The Effects of Native American Relocation

In this article, I estimate the historical fertility and migration effects of the US Relocation Program. Between 1952 and 1973, the US federal government attempted to move Native Americans off reservations to urban areas under the promise of financial assistance and job training. Using the variation in which the program focused on cities, I employed a difference-in-differences strategy and estimated that the Relocation Program significantly increased the Native American population in the targeted cities. I also find evidence that second-generation Native American women living in cities have a substantially lower fertility rate than Native American women living on tribal land. Taken together, these findings indicate that this federal program substantially changed the spatial distribution of the Native American population in the US throughout the 20th century.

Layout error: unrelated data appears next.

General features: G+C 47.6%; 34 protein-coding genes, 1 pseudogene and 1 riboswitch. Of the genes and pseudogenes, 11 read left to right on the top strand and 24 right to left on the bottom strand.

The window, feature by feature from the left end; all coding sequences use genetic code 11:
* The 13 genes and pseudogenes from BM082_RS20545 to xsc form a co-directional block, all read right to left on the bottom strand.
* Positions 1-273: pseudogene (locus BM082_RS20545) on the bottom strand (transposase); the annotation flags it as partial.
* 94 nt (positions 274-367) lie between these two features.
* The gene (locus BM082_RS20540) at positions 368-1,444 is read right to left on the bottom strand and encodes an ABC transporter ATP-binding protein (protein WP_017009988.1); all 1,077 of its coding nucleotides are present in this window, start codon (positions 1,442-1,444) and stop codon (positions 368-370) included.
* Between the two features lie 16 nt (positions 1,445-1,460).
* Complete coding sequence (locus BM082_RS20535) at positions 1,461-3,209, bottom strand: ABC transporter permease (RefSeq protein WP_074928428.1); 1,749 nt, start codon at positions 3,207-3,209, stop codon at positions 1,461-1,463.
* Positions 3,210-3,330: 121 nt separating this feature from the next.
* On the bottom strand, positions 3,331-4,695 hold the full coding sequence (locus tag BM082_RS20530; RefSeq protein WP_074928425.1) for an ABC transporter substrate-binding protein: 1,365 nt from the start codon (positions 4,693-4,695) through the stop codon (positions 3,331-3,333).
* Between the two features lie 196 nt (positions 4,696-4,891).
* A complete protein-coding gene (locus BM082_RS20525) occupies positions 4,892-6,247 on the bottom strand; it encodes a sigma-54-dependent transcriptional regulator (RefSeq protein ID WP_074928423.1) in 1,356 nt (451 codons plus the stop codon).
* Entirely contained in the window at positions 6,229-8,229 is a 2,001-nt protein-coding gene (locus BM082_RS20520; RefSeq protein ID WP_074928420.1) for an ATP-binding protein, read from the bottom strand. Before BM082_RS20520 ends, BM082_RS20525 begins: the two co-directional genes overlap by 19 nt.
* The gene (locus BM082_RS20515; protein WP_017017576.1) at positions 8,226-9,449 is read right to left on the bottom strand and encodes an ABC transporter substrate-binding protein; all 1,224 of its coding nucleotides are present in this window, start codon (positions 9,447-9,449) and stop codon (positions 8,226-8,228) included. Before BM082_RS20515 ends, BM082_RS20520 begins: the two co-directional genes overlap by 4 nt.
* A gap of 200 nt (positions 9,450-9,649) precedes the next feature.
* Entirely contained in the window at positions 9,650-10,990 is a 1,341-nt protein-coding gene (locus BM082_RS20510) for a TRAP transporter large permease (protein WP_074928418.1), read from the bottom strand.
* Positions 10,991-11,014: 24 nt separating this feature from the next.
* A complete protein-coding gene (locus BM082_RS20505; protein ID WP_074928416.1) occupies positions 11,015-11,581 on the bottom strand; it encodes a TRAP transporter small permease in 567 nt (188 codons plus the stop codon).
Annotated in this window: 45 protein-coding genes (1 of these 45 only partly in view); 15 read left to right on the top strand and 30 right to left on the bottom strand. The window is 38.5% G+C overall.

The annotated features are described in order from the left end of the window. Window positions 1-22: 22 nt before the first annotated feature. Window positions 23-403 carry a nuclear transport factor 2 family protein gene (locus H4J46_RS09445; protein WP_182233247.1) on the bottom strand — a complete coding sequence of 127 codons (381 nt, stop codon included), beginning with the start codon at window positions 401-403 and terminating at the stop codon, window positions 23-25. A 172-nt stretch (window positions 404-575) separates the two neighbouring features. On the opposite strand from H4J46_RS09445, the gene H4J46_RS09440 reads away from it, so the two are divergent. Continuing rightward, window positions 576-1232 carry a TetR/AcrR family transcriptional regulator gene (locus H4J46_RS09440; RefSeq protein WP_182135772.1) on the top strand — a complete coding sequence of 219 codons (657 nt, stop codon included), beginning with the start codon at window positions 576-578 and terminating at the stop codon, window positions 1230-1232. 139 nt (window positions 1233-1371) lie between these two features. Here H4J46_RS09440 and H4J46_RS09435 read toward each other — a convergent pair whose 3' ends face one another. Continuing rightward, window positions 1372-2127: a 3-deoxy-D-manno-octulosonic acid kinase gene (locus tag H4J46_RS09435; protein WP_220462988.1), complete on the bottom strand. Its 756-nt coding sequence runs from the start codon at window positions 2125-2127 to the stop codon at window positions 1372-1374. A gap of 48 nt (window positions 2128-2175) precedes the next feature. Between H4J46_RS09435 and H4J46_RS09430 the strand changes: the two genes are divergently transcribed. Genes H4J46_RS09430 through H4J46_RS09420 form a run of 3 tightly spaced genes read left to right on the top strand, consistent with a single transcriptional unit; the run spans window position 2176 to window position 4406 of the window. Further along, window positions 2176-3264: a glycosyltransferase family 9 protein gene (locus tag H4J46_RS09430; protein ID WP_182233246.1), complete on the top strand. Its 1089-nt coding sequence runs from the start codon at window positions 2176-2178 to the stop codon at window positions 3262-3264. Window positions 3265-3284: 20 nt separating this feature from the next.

That’s from a recent paper by Mary Kopriva at the University of Anchorage. Are we allowed to consider whether those shows might have been good? In other contexts, don’t we call this “Move to Opportunity”?

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